June 7, 2020

November 2011: Life in the Astro-Blogosphere.

A “Warhol Moon!” (Photo mosaic by Author).

Wow, can you believe that 2011 is coming to a close? It seems that it was only yesterday that we where installing Windows 98 and fretting about Y2K, and now we have a decade plus of the 21st century under our belts… this month brings a pair of launches headed towards the Red Planet, a partial solar eclipse for distant lands, and a Tweetup for one of the aforementioned launches:

Coming to a Sky Near You: Comet 2009/P1 Garradd remains the evening binocular comet that you should be watching, as it ended its southerly drop in declination in late October and begins its climb northward shining at magnitude +7 through the constellation Hercules. Daylight Savings Time ends on Sunday the 6th, as most of America “falls back” one hour, and backyard astronomers welcome back the night. A close passage of the 200 meter asteroid YU55 occurs on the 8th at 0.8x the distance of our Moon; we’ll be talking about the particulars of spotting this object as it speeds along through the sky. The Leonid meteors peak on the 17th; look for a zenithal hourly rate of about 10-20 in the dawn hours. A Black Friday partial solar eclipse occurs on the 25th, visible from all of Antarctica and portions of Tasmania and South Africa as a shallow partial. Finally, we’ll take a look at the variable star R Geminorum as it approaches its peak at the end of the month.

This Month in Science: November 1st is not only All-Saints Day, but also the traditional date on which the Bent Spoon awards, celebrating “the perpetrator(s) of the most preposterous paranormal or pseudoscientific piffle” are announced. We are also laying plans to visit Florida’s Rosemary Hill observatory and the Alachua Star Party on the 5th, and who knows, a post just might just result. Also, in Space Coast news, attention frazzled shoppers; Mars Curiosity is set to leave the Florida Space Coast for the Red Planet on Black Friday, November 25th! In the review department, we’ll also be looking at Science Illustrated magazine, Astronomy calendars for 2012, and the hooded observing vest by Dark Skies Apparel, a must for every astro-shopper’s Xmas list!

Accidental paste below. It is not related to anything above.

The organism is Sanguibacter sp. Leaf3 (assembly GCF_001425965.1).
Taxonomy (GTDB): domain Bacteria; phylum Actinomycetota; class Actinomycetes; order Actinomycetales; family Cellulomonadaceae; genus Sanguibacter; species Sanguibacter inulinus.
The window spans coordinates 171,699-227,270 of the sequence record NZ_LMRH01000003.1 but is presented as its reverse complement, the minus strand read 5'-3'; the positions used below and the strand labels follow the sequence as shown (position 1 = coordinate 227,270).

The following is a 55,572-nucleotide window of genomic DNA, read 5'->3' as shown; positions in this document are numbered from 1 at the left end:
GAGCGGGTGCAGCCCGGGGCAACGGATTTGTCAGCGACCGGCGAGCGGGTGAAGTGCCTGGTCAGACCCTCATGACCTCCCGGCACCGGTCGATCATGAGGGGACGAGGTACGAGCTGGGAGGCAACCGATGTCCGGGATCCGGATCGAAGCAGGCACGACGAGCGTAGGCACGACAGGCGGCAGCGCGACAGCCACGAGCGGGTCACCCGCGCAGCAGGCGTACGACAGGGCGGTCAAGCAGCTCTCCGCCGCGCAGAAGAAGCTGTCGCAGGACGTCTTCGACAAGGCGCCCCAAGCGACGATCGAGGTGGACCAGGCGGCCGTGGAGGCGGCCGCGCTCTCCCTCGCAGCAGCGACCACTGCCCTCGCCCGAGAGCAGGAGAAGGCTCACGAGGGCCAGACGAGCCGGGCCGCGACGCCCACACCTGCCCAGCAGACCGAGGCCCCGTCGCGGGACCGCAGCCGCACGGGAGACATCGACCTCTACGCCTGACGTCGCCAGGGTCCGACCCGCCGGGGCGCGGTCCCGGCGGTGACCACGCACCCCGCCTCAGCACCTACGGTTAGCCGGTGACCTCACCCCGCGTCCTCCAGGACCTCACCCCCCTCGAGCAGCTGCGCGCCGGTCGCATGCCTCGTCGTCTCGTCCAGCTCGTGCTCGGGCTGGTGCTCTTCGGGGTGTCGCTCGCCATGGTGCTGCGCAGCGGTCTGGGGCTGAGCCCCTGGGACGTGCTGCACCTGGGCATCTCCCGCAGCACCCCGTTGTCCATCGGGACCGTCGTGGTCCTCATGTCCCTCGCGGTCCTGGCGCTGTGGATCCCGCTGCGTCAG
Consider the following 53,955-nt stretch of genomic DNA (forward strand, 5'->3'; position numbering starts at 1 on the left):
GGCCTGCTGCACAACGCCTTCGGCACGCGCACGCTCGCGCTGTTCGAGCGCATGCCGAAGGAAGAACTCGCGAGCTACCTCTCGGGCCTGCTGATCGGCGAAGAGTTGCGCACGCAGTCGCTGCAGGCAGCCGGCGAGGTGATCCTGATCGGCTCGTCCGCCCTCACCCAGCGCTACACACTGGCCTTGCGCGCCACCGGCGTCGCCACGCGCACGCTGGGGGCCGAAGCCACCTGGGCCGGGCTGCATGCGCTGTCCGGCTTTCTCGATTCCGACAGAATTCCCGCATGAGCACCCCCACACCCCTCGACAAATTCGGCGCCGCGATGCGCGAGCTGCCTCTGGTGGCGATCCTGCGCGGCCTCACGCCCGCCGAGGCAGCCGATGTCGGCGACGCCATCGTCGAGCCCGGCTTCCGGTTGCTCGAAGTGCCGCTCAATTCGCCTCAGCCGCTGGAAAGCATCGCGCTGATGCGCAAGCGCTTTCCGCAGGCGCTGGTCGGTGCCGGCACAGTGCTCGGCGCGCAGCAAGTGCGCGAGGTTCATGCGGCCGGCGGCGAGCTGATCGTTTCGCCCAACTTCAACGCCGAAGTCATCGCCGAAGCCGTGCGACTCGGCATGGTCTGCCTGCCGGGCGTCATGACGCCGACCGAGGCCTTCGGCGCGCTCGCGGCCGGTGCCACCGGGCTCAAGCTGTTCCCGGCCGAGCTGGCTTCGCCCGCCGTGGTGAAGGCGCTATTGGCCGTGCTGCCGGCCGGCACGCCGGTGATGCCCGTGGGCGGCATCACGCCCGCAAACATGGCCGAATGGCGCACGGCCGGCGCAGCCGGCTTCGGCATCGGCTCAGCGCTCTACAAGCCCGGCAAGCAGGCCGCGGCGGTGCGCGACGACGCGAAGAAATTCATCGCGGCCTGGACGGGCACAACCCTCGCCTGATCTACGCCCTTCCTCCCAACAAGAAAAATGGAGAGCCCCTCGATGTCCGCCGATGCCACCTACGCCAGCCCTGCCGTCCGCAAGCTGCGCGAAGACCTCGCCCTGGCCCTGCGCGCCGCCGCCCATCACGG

This Month in Science Fiction: November is also the traditional time of year for the Bad Sex (in Fiction, hopefully!) Award, an honor that is occasionally bestowed upon a deserving science fiction novel. Also, we’ll be reviewing Planesrunner by Ian McDonald out in December, the first novel of a quantum-serial thriller. Looking back into the alternate timeline, we’ll also be reviewing Expedition to the Mountains of the Moon, book three in the Burton & Swinburne Steampunk series by Mark Hodder out soon from Pyr Books.

Launches in November: 1st up on November 3rd is a Proton rocket deploying three each Glonass satellites out of the Baikonur Cosmodrome. Next, an interesting launch to watch is the Phobos-Grunt mission out of Baikonur on November 8th, which, if successful, will conduct the first landing and sample return from a Martian moon. Last month marked the Soyuz-Progress return to flight after the loss of an unmanned Progress shortly after launch earlier this year, and on the 14th, a manned Soyuz also out of Baikonur will depart for the ISS. But the big ticket launch will be the Atlas 5 with the Mars Science Laboratory Curiosity on the 25th; we’ll be bringing you all of the blow-by-blow action as we attend the launch NASATweetup! To Be Determined launches include a Soyuz with Glonass M on the 22nd out of Plesetsk and a Proton with SES-4 on the 25th out of Baikonur. Follow @Astroguyz on Twitter for all of the launch action updates!

Astro-Atta-Boy: This month’s “good on you” science fiction award goes to the new sci-fi series of Terra Nova, which finished off the pilot episode with a large Moon hanging over a Jurassic age encampment. Absolutely right, guys; the Moon is receding away from us at a rate of about 38 millimeters a year, not much, but a measureable amount that adds up over millions of years. The dinosaurs would indeed have seen a noticeably larger Moon if they bothered to look up, a very teachable moment!

Astro Bloopers: One minor goof, however, was apparent in Terra Nova…the presence of pre-historic flowers. Flowering angiosperms emerged during the middle to late Cretaceous about 120 million years ago… perhaps one could say that the human time travelers brought them back in time with them (a bad idea in of itself as they would be totally alien to the Jurassic biosphere) but otherwise, the writers missed another teachable moment. A Jurassic FTD would have to settle for non-flowering wreathes!

Astro Quote of the Month: “I can’t stand being crushed in the center of a seething mass of astronomers. It’s like getting caught in a yak stampede in the New York subway.”

-Robert Burnham Jr., Author of Burnham’s Celestial Handbook.


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